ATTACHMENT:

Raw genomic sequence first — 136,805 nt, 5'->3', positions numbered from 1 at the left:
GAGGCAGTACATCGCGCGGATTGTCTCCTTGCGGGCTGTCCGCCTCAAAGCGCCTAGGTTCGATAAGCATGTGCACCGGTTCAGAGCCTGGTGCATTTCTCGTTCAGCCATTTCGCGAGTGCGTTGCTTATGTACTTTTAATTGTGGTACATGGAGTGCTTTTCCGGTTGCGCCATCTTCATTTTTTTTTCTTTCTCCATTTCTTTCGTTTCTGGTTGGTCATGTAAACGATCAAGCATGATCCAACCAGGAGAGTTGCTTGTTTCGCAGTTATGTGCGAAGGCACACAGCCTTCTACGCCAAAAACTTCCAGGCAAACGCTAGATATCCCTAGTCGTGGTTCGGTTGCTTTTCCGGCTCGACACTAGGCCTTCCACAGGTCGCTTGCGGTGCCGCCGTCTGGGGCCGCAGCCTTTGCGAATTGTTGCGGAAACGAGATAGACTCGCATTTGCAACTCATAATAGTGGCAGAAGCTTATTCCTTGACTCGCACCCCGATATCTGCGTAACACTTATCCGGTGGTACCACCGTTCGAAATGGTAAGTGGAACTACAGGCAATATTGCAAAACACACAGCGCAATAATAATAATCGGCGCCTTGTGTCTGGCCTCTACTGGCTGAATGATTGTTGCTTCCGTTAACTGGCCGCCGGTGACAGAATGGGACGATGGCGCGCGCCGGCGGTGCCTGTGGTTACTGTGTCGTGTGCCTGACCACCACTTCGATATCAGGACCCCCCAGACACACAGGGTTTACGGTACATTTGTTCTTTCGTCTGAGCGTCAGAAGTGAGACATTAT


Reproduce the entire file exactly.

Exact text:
Raw genomic sequence first — 136,805 nt, 5'->3', positions numbered from 1 at the left:
GAGGCAGTACATCGCGCGGATTGTCTCCTTGCGGGCTGTCCGCCTCAAAGCGCCTAGGTTCGATAAGCATGTGCACCGGTTCAGAGCCTGGTGCATTTCTCGTTCAGCCATTTCGCGAGTGCGTTGCTTATGTACTTTTAATTGTGGTACATGGAGTGCTTTTCCGGTTGCGCCATCTTCATTTTTTTTTCTTTCTCCATTTCTTTCGTTTCTGGTTGGTCATGTAAACGATCAAGCATGATCCAACCAGGAGAGTTGCTTGTTTCGCAGTTATGTGCGAAGGCACACAGCCTTCTACGCCAAAAACTTCCAGGCAAACGCTAGATATCCCTAGTCGTGGTTCGGTTGCTTTTCCGGCTCGACACTAGGCCTTCCACAGGTCGCTTGCGGTGCCGCCGTCTGGGGCCGCAGCCTTTGCGAATTGTTGCGGAAACGAGATAGACTCGCATTTGCAACTCATAATAGTGGCAGAAGCTTATTCCTTGACTCGCACCCCGATATCTGCGTAACACTTATCCGGTGGTACCACCGTTCGAAATGGTAAGTGGAACTACAGGCAATATTGCAAAACACACAGCGCAATAATAATAATCGGCGCCTTGTGTCTGGCCTCTACTGGCTGAATGATTGTTGCTTCCGTTAACTGGCCGCCGGTGACAGAATGGGACGATGGCGCGCGCCGGCGGTGCCTGTGGTTACTGTGTCGTGTGCCTGACCACCACTTCGATATCAGGACCCCCCAGACACACAGGGTTTACGGTACATTTGTTCTTTCGTCTGAGCGTCAGAAGTGAGACATTAT